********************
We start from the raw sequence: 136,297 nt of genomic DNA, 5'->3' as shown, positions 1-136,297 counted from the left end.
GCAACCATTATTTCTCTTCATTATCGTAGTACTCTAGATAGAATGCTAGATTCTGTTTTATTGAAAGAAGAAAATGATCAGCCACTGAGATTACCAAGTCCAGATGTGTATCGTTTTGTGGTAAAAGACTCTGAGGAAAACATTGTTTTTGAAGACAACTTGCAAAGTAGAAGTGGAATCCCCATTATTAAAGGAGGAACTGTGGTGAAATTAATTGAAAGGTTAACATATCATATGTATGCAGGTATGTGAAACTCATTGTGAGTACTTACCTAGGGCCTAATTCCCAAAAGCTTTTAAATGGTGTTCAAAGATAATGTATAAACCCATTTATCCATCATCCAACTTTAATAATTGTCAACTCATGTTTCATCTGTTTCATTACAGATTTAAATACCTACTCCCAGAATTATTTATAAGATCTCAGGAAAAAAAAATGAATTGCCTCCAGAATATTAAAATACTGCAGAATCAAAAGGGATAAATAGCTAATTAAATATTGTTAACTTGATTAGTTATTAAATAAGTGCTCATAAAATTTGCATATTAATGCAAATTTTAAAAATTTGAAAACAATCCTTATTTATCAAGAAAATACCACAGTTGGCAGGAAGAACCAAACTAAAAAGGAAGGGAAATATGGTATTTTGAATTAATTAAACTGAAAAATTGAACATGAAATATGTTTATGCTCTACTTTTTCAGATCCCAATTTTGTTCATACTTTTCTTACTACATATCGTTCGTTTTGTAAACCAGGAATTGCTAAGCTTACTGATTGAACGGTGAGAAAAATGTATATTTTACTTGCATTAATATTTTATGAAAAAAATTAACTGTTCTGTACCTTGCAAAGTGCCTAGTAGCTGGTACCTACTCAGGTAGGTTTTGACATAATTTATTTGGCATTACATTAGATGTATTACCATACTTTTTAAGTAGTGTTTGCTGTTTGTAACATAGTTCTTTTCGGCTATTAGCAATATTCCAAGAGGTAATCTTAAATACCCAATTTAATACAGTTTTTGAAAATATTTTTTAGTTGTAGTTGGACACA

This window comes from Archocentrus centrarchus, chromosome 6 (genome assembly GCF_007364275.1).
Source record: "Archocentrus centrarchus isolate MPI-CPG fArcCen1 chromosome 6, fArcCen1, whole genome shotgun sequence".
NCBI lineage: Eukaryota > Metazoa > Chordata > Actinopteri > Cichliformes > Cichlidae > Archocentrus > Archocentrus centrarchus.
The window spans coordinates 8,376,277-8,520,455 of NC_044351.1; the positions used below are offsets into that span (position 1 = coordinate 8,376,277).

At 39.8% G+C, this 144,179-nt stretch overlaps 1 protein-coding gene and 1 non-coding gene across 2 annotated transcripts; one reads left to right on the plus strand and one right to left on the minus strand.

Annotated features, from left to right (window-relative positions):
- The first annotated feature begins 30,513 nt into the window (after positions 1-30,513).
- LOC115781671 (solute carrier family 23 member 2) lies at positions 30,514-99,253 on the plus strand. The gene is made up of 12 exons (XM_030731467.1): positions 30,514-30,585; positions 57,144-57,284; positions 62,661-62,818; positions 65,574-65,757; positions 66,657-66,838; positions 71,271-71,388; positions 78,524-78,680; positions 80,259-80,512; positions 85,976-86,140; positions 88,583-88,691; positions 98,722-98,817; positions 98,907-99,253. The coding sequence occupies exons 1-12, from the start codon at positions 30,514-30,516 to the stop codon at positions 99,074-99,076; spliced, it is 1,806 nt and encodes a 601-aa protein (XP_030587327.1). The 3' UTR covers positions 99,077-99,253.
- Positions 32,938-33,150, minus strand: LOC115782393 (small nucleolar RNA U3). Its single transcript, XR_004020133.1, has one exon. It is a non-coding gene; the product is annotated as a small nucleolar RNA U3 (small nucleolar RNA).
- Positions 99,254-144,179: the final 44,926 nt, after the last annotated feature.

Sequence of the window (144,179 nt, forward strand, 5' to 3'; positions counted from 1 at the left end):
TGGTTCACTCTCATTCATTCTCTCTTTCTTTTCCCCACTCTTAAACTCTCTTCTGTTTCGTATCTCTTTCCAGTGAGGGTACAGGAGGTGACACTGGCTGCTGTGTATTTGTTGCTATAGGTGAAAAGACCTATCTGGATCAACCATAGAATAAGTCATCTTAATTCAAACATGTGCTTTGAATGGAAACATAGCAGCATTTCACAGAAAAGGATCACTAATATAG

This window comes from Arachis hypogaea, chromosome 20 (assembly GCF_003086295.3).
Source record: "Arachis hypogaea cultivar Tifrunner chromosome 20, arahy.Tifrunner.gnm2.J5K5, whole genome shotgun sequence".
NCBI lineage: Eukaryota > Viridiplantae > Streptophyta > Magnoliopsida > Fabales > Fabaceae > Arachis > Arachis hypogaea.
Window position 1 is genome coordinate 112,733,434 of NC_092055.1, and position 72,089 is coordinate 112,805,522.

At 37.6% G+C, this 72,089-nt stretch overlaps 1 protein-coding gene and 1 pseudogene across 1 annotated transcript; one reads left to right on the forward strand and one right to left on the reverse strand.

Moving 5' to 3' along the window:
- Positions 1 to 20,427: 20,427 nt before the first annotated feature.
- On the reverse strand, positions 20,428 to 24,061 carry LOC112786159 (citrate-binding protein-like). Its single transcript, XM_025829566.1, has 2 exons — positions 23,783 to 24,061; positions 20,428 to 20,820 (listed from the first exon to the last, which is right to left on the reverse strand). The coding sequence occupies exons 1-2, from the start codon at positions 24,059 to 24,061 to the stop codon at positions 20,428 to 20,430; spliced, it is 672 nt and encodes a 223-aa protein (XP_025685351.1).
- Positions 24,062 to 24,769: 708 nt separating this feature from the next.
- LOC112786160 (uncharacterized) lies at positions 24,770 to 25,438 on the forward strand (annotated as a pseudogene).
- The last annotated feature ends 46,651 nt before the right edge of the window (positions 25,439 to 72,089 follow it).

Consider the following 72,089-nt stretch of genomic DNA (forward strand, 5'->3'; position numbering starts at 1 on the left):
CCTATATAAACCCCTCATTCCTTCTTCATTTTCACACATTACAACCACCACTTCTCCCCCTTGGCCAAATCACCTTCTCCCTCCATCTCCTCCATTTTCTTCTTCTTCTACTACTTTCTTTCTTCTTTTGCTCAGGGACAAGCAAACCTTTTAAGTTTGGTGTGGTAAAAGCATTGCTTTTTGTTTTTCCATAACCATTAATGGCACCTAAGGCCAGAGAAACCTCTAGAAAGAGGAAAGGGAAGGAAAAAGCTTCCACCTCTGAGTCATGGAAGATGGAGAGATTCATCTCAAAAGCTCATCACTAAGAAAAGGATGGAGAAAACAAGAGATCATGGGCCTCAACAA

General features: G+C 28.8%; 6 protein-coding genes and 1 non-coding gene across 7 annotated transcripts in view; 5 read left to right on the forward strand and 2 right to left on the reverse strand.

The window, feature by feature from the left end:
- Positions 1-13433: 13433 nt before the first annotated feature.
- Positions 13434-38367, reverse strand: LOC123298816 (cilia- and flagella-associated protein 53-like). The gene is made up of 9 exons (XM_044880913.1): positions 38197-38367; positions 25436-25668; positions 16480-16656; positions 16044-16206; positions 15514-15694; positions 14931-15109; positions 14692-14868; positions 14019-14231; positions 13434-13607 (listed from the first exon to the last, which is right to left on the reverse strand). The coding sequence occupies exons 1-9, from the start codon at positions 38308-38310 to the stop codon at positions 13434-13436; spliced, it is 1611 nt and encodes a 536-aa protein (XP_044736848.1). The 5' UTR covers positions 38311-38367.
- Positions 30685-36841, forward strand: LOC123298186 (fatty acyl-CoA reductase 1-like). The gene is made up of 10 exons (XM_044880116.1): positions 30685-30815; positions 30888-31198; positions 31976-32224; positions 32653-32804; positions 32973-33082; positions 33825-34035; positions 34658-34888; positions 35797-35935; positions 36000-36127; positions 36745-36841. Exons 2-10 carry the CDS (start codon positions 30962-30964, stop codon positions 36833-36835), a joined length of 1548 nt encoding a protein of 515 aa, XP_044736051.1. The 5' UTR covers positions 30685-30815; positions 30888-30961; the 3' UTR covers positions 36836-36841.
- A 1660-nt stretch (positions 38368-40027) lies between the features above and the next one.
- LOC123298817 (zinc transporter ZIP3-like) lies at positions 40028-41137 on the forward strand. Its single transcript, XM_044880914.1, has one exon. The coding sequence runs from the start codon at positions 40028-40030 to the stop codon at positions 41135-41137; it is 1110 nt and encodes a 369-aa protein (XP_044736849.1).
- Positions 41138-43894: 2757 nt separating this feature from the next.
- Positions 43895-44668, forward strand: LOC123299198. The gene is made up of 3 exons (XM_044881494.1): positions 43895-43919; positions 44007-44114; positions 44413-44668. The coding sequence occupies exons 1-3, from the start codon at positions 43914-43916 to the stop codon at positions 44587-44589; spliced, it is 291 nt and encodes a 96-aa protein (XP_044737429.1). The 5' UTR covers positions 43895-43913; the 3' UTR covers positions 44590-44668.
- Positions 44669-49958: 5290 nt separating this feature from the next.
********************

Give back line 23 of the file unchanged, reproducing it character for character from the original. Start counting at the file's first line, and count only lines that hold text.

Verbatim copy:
- Positions 24,062 to 24,769: 708 nt separating this feature from the next.